Hamlet and Ophelia by Michael Vrubel

Hamlet and Ophelia by Michael Vrubel

1888. Cardboard, oil. The Tretyakov Gallery, Moscow, Russia.

Even in the early years of his work Vrubel began work on the “Demon”. The theme of the Demon did not leave the artist all his life. The very nature of his talent Vrubel was prepared to create this image. The demon lived somewhere in the secret recesses of his soul. In 1891, Vrubel carried out illustrations to the jubilee edition of Lermontov’s works under the editorship of Konchalovsky. Of the thirty, half belonged to the “Demon.” In addition, he wrote several paintings on the theme of the Demon.

In the works of Vrubel, an inner connection with the Demon of Hamlet and Pechorin is obvious. A small oil painting in 1888, Hamlet and Ophelia, in the same blue scale as the sketches for the Vladimir Cathedral, is essentially a variation on the theme of Demon and Tamara, only without the motivation for seduction: the meeting of a reflexive gloomy intelligence with serene and pure femininity. The girl with whom Ophelia was written was, apparently, the artist’s last passion in Kiev; about it, he then wrote to his sister that her moral appearance “attracts a quiet haven.”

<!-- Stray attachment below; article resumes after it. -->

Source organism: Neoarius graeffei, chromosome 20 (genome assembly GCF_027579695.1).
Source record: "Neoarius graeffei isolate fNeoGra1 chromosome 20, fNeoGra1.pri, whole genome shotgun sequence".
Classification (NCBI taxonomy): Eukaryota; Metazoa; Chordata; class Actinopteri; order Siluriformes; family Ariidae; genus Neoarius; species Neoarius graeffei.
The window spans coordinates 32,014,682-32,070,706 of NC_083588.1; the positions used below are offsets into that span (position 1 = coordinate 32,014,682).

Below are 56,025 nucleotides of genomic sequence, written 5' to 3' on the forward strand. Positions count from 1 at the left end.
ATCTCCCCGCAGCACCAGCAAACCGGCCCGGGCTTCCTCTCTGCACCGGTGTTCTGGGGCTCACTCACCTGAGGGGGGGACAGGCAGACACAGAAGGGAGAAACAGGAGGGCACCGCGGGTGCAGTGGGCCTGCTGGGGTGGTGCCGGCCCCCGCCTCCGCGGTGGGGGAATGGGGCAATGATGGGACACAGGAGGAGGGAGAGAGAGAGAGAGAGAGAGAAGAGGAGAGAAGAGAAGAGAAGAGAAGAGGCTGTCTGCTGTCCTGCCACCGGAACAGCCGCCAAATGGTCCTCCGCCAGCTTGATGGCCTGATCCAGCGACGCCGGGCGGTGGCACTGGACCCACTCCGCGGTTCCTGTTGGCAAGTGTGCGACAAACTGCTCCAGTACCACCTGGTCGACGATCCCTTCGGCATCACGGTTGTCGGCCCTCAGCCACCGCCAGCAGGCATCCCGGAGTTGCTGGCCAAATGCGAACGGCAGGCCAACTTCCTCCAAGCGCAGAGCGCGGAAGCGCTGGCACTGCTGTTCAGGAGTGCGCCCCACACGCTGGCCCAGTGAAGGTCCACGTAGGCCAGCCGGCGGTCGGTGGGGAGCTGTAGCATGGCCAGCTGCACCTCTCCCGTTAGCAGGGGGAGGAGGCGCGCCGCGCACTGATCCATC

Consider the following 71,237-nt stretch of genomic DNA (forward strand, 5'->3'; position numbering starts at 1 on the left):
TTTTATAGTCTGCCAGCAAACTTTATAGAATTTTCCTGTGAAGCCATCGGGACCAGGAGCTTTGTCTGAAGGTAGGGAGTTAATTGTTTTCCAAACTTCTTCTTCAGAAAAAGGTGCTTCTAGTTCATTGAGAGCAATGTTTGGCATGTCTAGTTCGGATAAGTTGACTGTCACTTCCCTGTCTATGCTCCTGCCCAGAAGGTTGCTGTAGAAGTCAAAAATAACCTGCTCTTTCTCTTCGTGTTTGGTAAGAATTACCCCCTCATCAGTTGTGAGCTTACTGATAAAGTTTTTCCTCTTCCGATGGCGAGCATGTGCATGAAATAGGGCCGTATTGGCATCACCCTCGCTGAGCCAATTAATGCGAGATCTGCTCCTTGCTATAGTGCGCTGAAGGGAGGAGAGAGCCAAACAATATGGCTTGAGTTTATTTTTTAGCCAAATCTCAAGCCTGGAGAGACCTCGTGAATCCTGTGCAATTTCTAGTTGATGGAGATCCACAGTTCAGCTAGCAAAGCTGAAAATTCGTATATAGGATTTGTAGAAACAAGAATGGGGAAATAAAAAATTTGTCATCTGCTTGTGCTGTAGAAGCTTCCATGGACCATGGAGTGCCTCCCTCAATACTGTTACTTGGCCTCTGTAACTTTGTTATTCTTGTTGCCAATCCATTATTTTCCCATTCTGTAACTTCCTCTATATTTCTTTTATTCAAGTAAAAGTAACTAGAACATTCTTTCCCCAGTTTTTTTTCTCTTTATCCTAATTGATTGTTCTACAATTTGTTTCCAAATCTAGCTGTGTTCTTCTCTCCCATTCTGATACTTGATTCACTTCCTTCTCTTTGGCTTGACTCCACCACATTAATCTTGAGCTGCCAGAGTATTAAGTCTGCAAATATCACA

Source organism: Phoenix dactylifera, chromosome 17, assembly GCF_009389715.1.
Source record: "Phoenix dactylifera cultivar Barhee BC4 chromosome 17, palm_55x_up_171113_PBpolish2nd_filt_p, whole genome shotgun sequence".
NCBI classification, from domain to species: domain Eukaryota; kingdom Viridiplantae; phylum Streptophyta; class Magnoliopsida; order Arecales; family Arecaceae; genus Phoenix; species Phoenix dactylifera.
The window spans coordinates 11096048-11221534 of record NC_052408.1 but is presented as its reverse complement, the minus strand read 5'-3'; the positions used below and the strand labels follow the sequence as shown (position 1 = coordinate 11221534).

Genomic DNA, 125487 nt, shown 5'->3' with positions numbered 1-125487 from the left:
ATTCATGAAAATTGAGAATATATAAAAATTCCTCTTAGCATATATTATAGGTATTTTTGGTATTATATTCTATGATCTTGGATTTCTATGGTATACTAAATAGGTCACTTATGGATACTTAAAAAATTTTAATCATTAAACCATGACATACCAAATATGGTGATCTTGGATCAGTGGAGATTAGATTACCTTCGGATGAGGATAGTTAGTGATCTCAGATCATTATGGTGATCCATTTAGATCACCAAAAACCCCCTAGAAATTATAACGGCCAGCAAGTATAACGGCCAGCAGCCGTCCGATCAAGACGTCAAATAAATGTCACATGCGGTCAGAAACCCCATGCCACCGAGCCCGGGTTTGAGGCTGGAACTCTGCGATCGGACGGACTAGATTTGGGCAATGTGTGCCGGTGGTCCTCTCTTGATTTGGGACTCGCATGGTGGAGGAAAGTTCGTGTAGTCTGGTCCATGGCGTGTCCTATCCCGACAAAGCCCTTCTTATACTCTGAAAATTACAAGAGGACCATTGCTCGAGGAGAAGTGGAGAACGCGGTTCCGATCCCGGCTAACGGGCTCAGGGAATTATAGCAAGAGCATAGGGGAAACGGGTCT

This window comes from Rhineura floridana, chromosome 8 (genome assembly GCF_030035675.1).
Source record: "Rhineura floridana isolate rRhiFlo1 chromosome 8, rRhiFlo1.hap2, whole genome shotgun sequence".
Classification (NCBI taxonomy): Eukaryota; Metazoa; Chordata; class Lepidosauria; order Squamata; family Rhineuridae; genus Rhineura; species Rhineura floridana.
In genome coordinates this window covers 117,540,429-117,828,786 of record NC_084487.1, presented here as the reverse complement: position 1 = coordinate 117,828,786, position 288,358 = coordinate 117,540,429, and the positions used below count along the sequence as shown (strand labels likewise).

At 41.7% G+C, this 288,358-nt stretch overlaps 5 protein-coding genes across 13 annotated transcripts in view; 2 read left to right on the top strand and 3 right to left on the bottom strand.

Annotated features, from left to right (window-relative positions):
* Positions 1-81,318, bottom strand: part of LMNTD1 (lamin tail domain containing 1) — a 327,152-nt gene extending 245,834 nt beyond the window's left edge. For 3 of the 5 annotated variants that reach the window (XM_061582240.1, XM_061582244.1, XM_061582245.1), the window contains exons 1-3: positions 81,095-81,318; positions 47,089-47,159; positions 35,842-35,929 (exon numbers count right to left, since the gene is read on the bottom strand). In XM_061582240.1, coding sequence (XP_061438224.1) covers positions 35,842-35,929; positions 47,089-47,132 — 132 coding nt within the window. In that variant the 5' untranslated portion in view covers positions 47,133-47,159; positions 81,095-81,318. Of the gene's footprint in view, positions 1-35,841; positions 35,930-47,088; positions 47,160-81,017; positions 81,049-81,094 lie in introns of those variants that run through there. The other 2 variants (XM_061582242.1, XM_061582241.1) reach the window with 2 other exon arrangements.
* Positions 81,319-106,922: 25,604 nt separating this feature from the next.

Two earlier sketches for the same plot do not go to any comparison with the Kiev picture – neither by painting, nor by internal concept; in the first versions it simply was not found. Hamlet’s theme became Vrubel close only through the prism of the “Demon.”

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